More snow delays; Dartmouth receives arts endowment
By Heidi Masek firstname.lastname@example.org
• Exploring form: The ingredients for Michael C. McFalls’ work are varied. Pigmented plaster in geometric forms becomes bases for his sculptural “landscapes.” “This body of work delves into the juxtaposition of the naturally created form and its co-existence with (in) the wholesale culture,” McFalls said. “flora + fauna”opens at UMass-Lowell Monday, March 3, with a talk by McFalls at 3 p.m. in O’Leary 222 followed by a gallery reception until 5 p.m. McFalls was an assistant professor at the University of Maine at Farmington from 2002 until 2007, when he relocated to teach sculpture at Columbus State University in Georgia. UMass-Lowell’s gallery is at 71 Wilder St. in Lowell, Mass., (978) 934-3491.
• Snow days: Galleries got wise this winter and started posting snow dates for events. The League of NH Craftsmen is making use of theirs for “All Creatures Great and Small.” They had planned to celebrate the opening of an animal-themed fine craft exhibit with a reception Friday, Feb. 22. Since it was snowing yet again, the opening is now set for Friday, Feb. 29. The gallery is at 205 North Main St. in Concord, 224-3375, www.nhcrafts.org.
• In the money: Dartmouth College’s Hopkins Center for the Arts won’t be worrying about paying their director. The Hanover Ivy was awarded $5 million from the Howard Gilman Foundation to endow the position and provide funding for center initiatives. Gilman was a prominent New York arts benefactor and a member of Dartmouth’s class of 1944. The 1962 center was designed by Wallace Harrison, designer of Lincoln Center’s Metropolitan Opera House.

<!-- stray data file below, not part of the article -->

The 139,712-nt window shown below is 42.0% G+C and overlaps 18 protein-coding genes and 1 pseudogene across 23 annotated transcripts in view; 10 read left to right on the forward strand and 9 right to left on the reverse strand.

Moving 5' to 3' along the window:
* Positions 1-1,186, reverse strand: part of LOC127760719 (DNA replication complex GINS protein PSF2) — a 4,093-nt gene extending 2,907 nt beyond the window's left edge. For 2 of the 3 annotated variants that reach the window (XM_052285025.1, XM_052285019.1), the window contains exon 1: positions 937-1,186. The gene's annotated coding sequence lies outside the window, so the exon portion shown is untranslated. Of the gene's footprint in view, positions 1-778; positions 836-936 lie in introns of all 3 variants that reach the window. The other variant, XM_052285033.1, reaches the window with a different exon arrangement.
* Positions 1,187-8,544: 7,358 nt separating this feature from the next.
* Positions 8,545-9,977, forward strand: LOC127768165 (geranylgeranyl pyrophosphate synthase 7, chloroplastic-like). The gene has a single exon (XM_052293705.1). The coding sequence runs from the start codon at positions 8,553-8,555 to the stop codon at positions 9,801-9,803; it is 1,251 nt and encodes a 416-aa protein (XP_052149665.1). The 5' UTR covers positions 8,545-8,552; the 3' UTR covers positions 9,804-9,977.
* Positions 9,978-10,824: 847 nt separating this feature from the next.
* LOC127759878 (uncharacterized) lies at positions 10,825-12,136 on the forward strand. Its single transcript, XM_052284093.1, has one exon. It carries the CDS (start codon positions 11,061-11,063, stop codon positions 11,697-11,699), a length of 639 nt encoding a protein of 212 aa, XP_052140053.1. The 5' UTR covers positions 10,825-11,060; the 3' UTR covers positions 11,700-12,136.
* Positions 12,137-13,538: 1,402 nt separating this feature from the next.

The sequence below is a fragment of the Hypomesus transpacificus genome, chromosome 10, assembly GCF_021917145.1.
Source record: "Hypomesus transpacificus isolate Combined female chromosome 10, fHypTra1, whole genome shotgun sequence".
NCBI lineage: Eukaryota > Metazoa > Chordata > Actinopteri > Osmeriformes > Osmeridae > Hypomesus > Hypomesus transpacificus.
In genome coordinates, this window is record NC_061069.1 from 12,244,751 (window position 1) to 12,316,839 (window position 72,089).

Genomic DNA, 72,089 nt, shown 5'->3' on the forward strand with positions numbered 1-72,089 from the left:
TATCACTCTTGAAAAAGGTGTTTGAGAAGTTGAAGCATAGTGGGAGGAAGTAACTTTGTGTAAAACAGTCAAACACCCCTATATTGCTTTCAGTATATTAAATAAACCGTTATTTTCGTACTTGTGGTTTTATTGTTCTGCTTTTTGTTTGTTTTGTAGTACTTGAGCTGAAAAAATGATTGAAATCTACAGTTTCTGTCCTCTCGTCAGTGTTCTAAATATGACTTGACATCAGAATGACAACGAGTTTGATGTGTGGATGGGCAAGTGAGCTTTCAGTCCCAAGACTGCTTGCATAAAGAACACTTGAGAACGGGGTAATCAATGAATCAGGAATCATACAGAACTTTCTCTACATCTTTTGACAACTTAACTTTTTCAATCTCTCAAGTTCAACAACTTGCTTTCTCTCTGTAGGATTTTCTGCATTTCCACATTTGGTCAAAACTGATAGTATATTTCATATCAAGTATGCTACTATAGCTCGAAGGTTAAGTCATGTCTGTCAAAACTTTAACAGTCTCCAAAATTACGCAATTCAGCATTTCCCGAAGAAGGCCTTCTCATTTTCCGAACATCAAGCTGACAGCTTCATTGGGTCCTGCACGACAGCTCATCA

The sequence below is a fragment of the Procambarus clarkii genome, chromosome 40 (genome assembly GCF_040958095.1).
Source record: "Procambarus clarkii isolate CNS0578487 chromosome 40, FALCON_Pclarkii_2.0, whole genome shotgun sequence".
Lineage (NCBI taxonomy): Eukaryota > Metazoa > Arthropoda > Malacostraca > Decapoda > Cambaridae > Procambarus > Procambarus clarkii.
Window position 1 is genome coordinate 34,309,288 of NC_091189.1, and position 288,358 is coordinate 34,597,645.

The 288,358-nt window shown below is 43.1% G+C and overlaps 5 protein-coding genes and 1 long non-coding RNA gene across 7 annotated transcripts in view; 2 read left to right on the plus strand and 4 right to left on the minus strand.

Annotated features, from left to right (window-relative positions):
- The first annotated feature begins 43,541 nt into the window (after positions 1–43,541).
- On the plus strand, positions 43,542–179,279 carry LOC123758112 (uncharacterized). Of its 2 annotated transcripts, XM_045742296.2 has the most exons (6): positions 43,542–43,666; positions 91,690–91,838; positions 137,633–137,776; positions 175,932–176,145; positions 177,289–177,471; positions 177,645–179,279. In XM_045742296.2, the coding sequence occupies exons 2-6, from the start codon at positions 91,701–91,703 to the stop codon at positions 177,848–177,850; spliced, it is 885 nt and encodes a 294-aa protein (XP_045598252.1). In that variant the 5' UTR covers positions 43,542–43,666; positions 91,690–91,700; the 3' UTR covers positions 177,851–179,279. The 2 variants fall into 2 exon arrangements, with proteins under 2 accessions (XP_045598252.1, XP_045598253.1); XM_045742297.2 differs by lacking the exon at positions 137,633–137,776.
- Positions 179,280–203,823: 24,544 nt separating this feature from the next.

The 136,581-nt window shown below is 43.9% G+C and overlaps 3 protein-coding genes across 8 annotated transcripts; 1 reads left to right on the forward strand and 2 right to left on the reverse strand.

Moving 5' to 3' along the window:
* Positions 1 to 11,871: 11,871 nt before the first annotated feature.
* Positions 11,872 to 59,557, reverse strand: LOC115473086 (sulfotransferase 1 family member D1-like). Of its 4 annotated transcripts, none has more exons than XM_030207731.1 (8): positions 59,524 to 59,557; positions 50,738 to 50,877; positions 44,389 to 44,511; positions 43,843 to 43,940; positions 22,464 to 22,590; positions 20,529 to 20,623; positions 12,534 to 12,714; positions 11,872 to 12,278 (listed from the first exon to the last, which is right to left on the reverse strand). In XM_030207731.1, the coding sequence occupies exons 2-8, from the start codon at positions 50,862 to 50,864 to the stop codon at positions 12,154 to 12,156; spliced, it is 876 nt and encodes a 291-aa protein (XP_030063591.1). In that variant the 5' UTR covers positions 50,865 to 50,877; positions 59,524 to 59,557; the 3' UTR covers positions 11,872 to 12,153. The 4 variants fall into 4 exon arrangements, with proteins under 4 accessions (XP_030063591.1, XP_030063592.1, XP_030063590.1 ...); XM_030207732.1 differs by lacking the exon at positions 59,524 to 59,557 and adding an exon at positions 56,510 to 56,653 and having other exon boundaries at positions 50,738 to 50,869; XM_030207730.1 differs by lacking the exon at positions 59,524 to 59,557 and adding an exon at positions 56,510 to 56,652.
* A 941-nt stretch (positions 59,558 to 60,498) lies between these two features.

• Workshops: Learn about reduced wood block printing and sand painting at two workshops from Nigerian artists in March at the Andres Institute of Art in Brookline. The sculpture park is known for its international symposia. Segun Olornnfemi is listed in the Smithsonian Institute’s Who is Who in African Art and has had solo and group exhibitions, commissions and workshops throughout Nigeria, Europe and the United States, including the Mariposa Museum Collection in Peterborough. Sculptor Solomon Isekeije studied fine arts at Obafemi Awolowo University in Nigeria, has an MFA from Norfolk State University in Virginia and participated in the 2001 Symposium at Andres. Both workshops are on Saturdays, from 10 a.m. to 4 p.m., and cost $25. Isekeije teaches printmaking March 1 and Olornnfemi leads sand painting March 29. Bring your lunch. The Andres Institute of Art studio is at 98 Route 13 in Brookline. Call 673-8441 or 673-7441.
• New commissioner: Concord wedding and portrait photographer Wendy Cahill was recently appointed by the governor and executive council to serve on the New Hampshire State Council on the Arts through November 2012. She graduated from the Manchester Institute of Arts and Sciences, attended the New England Institute of Professional Photography and is a member of the New Hampshire Professional Photographers Association and the Professional Photographers of New England. The 15-member council advises the state’s arts division and cultural resources commissioner.
• Show off: Public-access Concord Community TV is holding its fourth “Arts Telefest” Sunday, April 6, to raise programming funds. From 9 a.m. to 9 p.m., it will bring artists, authors, filmmakers and performers into the studio to be featured on channels 22 and 6 in Concord. Last year the venture raised almost $12,000. If you are looking to show off or plug an upcoming arts event in Concord, sign up by calling 226-8872 or e-mailing email@example.com. — Heidi Masek.